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Ever since the emergence of the internet as a new global power for business in the 1990s criminals have been using it as a way to steal data and, more often than not, real-world money.

Fast forward to the 2020s and techniques on both sides of the field have seen extensive developments. On the one hand, you have sophisticated networks of cybercriminals who use complex software to infiltrate networks. On the other, teams of cybersecurity experts that design and build bespoke solutions to stop them.

But what exactly is malware, and how can modern businesses protect against it? In this blog, we’ll be diving into the murky world of malware and explaining how you can keep your sensitive data safe.

What is Malware?

Malware is essentially any type of malicious software which has been designed with the intention to exploit or harm devices and networks. Malware is used to extract data that can then be utilised for reputational damage or financial gain. This includes stealing financial data, personal information or infecting devices in order to control networks.

There are many ways that malware can infect a system - through malicious email attachments, phishing emails, malvertising, forced software installations, and much more. Due to this, a business needs a multi-pronged approach when it comes to malware protection. As a first step, however, it is usual to understand the various different types of malware.

Ransomware

Ransomware is perhaps the most common form of malware and effectively does what it says on the tin. It works by infecting an unsuspecting computer and locating sensitive data that is unprotected. Once the data has been found, the ransomware will encrypt it and demand a financial sum be paid to the hackers for the data to be released. If the ransom demands are not met, the data is wiped for good.

This particular type of malware is most often encountered by large companies with valuable assets. To give an idea of the scale of the problem, by the end of 2021 it is estimated that ransomware will cost the global economy £6 trillion per year.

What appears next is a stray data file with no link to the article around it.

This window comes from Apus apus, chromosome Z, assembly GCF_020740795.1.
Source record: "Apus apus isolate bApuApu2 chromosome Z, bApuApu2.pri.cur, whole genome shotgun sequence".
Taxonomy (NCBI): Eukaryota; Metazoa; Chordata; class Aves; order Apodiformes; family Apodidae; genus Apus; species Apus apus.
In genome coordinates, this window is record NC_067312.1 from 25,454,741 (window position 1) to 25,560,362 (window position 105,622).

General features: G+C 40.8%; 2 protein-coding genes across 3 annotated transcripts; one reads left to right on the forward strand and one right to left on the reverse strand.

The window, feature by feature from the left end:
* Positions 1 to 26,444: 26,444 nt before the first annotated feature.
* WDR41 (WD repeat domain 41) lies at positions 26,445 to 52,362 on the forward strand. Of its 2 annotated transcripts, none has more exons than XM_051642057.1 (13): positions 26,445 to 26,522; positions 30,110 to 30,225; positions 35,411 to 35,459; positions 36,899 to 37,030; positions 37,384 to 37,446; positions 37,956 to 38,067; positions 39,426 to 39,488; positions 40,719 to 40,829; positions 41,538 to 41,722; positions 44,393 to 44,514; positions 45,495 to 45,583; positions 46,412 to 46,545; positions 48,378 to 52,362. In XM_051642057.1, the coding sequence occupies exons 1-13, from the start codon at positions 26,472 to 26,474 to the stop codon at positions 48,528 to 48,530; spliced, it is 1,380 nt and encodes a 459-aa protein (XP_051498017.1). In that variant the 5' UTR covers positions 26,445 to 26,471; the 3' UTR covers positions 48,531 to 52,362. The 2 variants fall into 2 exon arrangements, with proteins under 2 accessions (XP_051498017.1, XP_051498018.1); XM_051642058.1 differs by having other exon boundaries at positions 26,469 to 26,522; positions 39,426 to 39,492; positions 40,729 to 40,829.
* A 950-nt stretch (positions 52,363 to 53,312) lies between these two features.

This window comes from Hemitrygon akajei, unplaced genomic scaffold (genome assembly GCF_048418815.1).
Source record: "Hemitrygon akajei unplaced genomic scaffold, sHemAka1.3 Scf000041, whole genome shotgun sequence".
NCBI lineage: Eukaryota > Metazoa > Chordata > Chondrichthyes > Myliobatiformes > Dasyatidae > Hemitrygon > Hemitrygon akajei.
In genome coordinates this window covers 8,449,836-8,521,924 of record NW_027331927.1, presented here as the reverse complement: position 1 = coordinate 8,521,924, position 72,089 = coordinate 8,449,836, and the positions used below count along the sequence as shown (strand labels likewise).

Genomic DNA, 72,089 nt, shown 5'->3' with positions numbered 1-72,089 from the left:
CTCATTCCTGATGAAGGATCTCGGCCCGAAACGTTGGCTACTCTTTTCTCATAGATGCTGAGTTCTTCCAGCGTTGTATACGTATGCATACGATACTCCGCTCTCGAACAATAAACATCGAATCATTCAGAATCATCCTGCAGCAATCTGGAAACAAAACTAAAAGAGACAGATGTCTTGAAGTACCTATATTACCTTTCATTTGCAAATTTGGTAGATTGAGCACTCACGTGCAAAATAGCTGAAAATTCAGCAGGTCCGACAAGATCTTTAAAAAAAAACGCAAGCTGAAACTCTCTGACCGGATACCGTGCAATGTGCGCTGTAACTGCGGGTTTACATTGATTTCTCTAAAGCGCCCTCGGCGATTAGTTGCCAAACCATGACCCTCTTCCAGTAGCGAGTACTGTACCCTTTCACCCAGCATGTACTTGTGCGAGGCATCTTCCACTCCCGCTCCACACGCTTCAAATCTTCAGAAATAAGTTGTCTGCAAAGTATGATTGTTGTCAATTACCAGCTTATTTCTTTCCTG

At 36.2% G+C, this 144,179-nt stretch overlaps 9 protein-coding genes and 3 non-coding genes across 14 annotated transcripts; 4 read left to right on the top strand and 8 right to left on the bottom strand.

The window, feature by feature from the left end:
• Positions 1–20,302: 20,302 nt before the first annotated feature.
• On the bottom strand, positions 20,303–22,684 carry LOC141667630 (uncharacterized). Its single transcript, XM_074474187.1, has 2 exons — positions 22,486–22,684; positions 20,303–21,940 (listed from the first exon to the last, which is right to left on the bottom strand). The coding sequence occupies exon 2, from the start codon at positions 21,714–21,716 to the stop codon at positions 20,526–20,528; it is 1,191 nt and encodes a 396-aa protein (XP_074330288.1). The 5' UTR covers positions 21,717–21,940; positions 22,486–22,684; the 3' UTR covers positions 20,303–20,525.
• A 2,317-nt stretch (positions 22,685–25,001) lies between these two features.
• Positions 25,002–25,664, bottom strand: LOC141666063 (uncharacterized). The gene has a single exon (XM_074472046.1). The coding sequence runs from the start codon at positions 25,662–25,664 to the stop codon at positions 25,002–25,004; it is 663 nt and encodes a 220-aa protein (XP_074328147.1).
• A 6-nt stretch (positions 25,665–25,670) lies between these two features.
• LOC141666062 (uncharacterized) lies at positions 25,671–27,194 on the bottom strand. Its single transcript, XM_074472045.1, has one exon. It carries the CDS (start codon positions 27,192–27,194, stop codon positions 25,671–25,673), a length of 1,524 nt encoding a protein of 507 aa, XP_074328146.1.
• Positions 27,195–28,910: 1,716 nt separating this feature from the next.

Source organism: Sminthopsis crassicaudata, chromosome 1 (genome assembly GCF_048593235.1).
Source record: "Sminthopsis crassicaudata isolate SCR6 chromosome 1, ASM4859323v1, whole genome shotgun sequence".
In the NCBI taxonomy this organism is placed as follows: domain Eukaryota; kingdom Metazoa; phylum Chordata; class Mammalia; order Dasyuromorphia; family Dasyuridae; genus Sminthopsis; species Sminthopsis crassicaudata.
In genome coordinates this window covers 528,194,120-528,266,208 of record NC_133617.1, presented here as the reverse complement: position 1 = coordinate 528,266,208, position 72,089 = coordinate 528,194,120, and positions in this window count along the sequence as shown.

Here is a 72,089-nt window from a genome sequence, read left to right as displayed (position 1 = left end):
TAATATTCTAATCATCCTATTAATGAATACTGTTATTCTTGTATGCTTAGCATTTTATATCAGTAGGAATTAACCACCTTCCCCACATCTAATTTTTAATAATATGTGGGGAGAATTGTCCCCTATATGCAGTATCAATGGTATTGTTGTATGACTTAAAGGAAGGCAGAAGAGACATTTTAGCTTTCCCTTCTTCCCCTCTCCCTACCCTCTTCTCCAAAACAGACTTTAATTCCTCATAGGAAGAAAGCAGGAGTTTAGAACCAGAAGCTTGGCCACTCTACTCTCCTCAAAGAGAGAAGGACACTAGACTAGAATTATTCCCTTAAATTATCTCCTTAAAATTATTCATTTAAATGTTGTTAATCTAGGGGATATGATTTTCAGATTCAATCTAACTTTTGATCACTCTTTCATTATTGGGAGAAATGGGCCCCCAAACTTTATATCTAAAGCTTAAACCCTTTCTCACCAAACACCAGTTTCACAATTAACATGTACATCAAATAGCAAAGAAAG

Spyware

Spyware is another common form of malware. Unlike ransomware, spyware doesn’t tend to make itself known. Instead, once installed it will sit within a computer and gather the victim’s user data. Things like browsing history, account information and login details can all be harvested and relayed back to the criminals behind it. Disturbingly, spyware can also be used to access computer webcams without the victim’s knowledge.

Viruses

Computer viruses are so-called because of their ability to multiply. Once installed on a computer, a virus will begin making copies of itself in order to take over and gain control of a network. Ultimately, viruses can be used to gather data, rewrite hard drives and corrupt entire systems.

Trojans

Trojans, much like their Greek namesakes, infiltrate their targets by disguising themselves as something legitimate. In the case of a trojan virus, this is usually done via a legitimate piece of software. However, when the victim runs said software, the trojan is able to gain access to their data. This then allows cybercriminals to manipulate and harvest sensitive information.